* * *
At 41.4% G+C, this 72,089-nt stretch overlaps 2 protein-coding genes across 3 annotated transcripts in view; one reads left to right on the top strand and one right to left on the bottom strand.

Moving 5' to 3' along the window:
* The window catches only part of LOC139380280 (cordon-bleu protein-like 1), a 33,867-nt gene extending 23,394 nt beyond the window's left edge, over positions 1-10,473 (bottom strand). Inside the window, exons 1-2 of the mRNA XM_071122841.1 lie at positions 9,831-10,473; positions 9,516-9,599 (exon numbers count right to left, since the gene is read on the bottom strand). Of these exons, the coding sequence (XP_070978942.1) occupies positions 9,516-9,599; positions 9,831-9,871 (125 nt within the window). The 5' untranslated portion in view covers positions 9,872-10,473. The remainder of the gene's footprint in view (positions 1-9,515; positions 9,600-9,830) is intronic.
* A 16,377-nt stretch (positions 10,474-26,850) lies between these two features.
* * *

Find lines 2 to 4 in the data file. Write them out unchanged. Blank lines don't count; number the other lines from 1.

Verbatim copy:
Moving 5' to 3' along the window:
* The window catches only part of LOC139380280 (cordon-bleu protein-like 1), a 33,867-nt gene extending 23,394 nt beyond the window's left edge, over positions 1-10,473 (bottom strand). Inside the window, exons 1-2 of the mRNA XM_071122841.1 lie at positions 9,831-10,473; positions 9,516-9,599 (exon numbers count right to left, since the gene is read on the bottom strand). Of these exons, the coding sequence (XP_070978942.1) occupies positions 9,516-9,599; positions 9,831-9,871 (125 nt within the window). The 5' untranslated portion in view covers positions 9,872-10,473. The remainder of the gene's footprint in view (positions 1-9,515; positions 9,600-9,830) is intronic.
* A 16,377-nt stretch (positions 10,474-26,850) lies between these two features.